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Over the past twenty years, Ford has developed a clear artistic voice by firmly rooting his practice in the well-established canon of natural history illustration and narrative allegory, while also stepping just outside the conventional etiquette of those genres. In the beginning, he said, the process was more formulaic: “take a natural history illustration and subvert it.” Ford tweaks images that we are prepared to see as simply specimens, physically–through scale, and conceptually–through depictions of violence, debauchery, and the juxtaposition of objects and animals that are not usually found in the same picture plane.

But there is more to these works than a mustache on the Mona Lisa. Ford’s compositions are also well-researched. He puts himself into narratives unearthed from medieval bestiaries and arcane fables and permeates his carefully-constructed compositions with the immersive empathy of a method actor. As he is telling us the story behind Tigress, a scene imagined from a Persian manual on kidnapping cubs, my own mother tears up as he describes how the mother tiger is continuously halted in her pursuit. The poachers are instructed to throw glass orbs behind them as they race away on horseback, each one reflecting the mother’s image and confusing her into thinking she sees her babies, until she is lost in an overwhelming accumulation of glass and her own reflections.

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On an entirely gossipy note: Vogue claims that Leonardo DiCaprio might have been the purchaser of this particular piece. And for an even juicier article, the WSJ delivers on anecdotes about the artist—though there’s not too much about his art.

Ford then went on to talk more critically about narrative art, specifically about keeping interpretations open. He used two paintings by Pre-Raphaelite William Holman Hunt as examples of stepping on either side of the very thin line between good and bad narrative. HolmanHunt_AwakeningConscienceThe Awakening Conscience, Ford compared to Norman Rockwell paintings, condemning both for closing all but one door to viewer interpretation. On the other hand, he pointed out that The Scapegoat, by the very same artist, is a masterpiece for communicating emotion, but allowing for endless possibilities when it comes to narrative. Hearing both this and Ford’s own–the real–narrative behind the Tigress, I felt a new appreciation for the piece. Originally, I had thought the crystal balls were stones, or perhaps cannon balls, and even though I wish, knowing the story, they had been painted with reflections and a real sense of light-refracting glass, I think the strength of the piece rests in Ford’s intimacy with his version of the story. It allows him to portray all the details that mysteriously translate an emotion while leaving doors open for the rest of us.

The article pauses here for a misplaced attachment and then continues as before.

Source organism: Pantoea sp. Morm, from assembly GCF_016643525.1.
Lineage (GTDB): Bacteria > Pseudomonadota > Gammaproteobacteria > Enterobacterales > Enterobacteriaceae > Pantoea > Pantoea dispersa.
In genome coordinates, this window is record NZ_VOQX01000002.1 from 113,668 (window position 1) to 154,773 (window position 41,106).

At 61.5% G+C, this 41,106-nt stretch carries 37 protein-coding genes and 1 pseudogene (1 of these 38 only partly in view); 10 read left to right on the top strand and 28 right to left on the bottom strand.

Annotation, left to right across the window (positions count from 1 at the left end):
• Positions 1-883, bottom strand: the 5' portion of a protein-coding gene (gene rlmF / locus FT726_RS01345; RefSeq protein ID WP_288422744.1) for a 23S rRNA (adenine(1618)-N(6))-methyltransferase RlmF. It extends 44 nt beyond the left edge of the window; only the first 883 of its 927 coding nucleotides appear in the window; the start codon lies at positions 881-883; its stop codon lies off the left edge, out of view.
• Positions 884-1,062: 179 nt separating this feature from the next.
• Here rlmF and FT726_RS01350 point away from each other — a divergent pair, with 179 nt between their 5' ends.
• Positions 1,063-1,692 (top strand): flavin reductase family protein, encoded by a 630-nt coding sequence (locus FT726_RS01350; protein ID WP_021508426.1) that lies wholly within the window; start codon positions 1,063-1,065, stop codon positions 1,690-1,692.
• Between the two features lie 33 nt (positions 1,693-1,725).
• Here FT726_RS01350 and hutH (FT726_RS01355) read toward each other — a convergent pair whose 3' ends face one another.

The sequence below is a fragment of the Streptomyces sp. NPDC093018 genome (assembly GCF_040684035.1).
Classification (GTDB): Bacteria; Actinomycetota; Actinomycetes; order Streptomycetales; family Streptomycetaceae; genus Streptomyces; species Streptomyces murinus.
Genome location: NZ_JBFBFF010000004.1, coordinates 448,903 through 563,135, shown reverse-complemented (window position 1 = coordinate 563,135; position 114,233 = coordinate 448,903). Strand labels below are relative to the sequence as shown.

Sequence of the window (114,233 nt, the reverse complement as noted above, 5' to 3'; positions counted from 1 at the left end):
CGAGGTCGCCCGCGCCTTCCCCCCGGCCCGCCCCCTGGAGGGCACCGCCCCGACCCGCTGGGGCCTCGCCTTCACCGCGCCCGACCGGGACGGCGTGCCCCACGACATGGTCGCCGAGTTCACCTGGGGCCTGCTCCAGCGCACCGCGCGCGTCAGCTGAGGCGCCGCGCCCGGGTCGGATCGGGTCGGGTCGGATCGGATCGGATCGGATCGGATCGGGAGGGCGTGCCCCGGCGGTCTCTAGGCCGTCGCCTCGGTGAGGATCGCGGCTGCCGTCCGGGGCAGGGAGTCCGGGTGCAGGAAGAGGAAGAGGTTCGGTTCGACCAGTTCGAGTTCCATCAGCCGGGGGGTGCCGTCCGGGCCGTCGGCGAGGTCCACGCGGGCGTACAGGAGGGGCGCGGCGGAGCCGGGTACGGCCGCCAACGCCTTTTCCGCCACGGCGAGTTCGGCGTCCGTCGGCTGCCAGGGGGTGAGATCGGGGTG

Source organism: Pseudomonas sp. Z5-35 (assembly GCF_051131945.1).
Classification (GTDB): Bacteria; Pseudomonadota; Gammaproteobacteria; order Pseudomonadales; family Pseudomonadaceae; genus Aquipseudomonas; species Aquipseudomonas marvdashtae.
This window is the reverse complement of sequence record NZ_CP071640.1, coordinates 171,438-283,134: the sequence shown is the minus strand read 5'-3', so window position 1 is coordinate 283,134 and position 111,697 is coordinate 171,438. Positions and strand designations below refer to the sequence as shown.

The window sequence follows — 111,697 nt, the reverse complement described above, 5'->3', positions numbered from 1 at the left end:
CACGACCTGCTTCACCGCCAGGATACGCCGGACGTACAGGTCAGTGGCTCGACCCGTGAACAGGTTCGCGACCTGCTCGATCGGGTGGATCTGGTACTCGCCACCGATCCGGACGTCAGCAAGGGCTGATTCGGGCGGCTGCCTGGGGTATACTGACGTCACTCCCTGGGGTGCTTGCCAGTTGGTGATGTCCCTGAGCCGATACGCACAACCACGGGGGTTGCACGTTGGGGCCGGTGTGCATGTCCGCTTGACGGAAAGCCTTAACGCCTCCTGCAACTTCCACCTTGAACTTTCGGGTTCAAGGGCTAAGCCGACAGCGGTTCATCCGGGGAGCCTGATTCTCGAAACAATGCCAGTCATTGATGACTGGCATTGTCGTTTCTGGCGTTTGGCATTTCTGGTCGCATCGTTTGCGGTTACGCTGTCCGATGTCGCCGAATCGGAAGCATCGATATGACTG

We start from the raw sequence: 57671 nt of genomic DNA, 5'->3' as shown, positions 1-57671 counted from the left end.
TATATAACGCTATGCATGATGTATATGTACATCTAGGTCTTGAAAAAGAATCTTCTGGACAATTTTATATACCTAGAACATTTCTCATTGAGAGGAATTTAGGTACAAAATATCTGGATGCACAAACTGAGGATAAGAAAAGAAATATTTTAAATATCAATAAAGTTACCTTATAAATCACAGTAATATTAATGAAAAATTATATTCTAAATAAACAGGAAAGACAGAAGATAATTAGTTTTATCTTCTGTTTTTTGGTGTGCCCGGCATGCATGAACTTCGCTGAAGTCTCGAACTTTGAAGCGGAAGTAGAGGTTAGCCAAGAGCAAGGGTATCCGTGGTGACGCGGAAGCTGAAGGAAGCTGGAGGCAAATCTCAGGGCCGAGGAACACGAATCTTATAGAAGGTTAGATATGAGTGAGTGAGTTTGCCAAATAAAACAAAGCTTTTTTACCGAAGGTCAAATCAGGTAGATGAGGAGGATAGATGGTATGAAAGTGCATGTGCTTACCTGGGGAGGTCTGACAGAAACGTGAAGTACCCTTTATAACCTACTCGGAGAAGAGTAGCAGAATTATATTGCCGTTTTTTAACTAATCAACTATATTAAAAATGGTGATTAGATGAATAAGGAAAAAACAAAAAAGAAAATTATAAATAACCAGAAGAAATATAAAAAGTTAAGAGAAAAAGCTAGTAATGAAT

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Another strong ten-foot watercolor in the show was Rhyndacus. This elegantly-composed, satisfyingly enormous, apparently autobiographical allegory was also just plain gorgeous. The press release tells the story behind this one. Here’s a photo of the artist and his work for scale:

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And the admirer inspecting the details for more scale:

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Admittedly, even though I had read the measurements in Taschen’s monograph of Walton Ford, Pancha Tantra (which was my Christmas present this year and is an excellent art book), the scale took me by surprise. It was impressive—especially from far away. Even better, it is also not just size for the sake of size: Ford’s works are often huge because his animals are rendered at a scale of 1:1. The enormous snake by the Rhyndacus river was a 60-foot legend, and tigers and elephants and bears are all huge.

I was glad to be able to see for the first time both the artist and his work. After fantasizing over his book for the last six months, it was a thrill to see the larger-than-life life-sized.

What: Walton Ford: Watercolors
Where: Paul Kasmin Gallery
When: May 1, 2014 – June 21, 2014
Ambiance: Museum of Natural History meets Aesop at an orgy

Variations at Wally Workman

Today is the last day of Variations at Wally Workman.  It has been a great month, and I’ve been both uplifted and humbled by the support of the Austin art community.  Thank you to everyone who went to see the show, and Wally and Rachel for hosting the work.  Also, many thanks to all of the wonderful models who shared their Frida selves with me – most of your “thank you” prints were mailed this week, so you should be receiving them any day now.  Here are a few links to published reviews of the show:

The Chronicle 1
The Austin-American Statesman
The Chronicle 2
The Austin Eavesdropper
Aether Magazine

It was a blast! Now, back the old printing press…

What: Variations
Where: Wally Workman Gallery
When: June 1-30, 2012
Ambiance: to pick my favorite adjectives from the Chronicle, “badass” and “sublime”

In the Aether

Catherine Zinser, the print room manager at the Blanton Museum of Art wrote this piece on the upcoming Variations show at Wally Workman.  This is the first multi-page article about my work to be published, and it was a lot of fun for me to read Catherine’s interpretation of the new series.  She also explains several printmaking terms and techniques that are helpful to understanding many of the pieces in the show.  Thanks to Catherine for writing, and Rachel Haggerty for organizing this feature!

What: Ellen Heck: Printing Character, by Catherine Zinser
Where: Aether Magazine
When: Spring/Summer 2012
Ambiance: you ladies are making me look good…